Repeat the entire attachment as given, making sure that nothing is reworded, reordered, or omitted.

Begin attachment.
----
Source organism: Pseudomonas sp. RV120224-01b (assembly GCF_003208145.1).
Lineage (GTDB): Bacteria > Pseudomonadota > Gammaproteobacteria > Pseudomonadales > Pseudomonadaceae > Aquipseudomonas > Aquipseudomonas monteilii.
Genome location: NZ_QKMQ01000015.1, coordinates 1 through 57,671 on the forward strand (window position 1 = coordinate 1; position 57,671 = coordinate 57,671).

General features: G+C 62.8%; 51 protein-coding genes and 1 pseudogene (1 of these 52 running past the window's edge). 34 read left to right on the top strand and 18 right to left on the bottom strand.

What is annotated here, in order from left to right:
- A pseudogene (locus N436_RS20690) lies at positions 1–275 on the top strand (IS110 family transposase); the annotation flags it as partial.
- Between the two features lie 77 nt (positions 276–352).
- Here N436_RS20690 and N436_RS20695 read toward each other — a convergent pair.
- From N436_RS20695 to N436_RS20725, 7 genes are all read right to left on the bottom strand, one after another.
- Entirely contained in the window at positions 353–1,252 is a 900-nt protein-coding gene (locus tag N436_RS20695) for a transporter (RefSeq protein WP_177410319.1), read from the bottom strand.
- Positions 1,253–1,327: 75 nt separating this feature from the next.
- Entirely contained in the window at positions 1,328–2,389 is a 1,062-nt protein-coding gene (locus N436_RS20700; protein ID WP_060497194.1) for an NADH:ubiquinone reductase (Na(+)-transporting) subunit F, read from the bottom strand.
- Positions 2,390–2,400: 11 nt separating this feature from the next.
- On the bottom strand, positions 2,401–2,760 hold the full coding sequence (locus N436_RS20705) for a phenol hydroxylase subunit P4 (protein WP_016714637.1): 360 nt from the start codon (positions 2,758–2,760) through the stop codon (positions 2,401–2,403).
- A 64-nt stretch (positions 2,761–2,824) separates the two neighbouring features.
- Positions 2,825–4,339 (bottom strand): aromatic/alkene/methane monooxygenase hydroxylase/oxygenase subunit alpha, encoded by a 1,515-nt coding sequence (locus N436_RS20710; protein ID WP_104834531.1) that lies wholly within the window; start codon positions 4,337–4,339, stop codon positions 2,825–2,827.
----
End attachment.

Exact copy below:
Source organism: Pseudomonas sp. RV120224-01b (assembly GCF_003208145.1).
Lineage (GTDB): Bacteria > Pseudomonadota > Gammaproteobacteria > Pseudomonadales > Pseudomonadaceae > Aquipseudomonas > Aquipseudomonas monteilii.
Genome location: NZ_QKMQ01000015.1, coordinates 1 through 57,671 on the forward strand (window position 1 = coordinate 1; position 57,671 = coordinate 57,671).

General features: G+C 62.8%; 51 protein-coding genes and 1 pseudogene (1 of these 52 running past the window's edge). 34 read left to right on the top strand and 18 right to left on the bottom strand.

What is annotated here, in order from left to right:
- A pseudogene (locus N436_RS20690) lies at positions 1–275 on the top strand (IS110 family transposase); the annotation flags it as partial.
- Between the two features lie 77 nt (positions 276–352).
- Here N436_RS20690 and N436_RS20695 read toward each other — a convergent pair.
- From N436_RS20695 to N436_RS20725, 7 genes are all read right to left on the bottom strand, one after another.
- Entirely contained in the window at positions 353–1,252 is a 900-nt protein-coding gene (locus tag N436_RS20695) for a transporter (RefSeq protein WP_177410319.1), read from the bottom strand.
- Positions 1,253–1,327: 75 nt separating this feature from the next.
- Entirely contained in the window at positions 1,328–2,389 is a 1,062-nt protein-coding gene (locus N436_RS20700; protein ID WP_060497194.1) for an NADH:ubiquinone reductase (Na(+)-transporting) subunit F, read from the bottom strand.
- Positions 2,390–2,400: 11 nt separating this feature from the next.
- On the bottom strand, positions 2,401–2,760 hold the full coding sequence (locus N436_RS20705) for a phenol hydroxylase subunit P4 (protein WP_016714637.1): 360 nt from the start codon (positions 2,758–2,760) through the stop codon (positions 2,401–2,403).
- A 64-nt stretch (positions 2,761–2,824) separates the two neighbouring features.
- Positions 2,825–4,339 (bottom strand): aromatic/alkene/methane monooxygenase hydroxylase/oxygenase subunit alpha, encoded by a 1,515-nt coding sequence (locus N436_RS20710; protein ID WP_104834531.1) that lies wholly within the window; start codon positions 4,337–4,339, stop codon positions 2,825–2,827.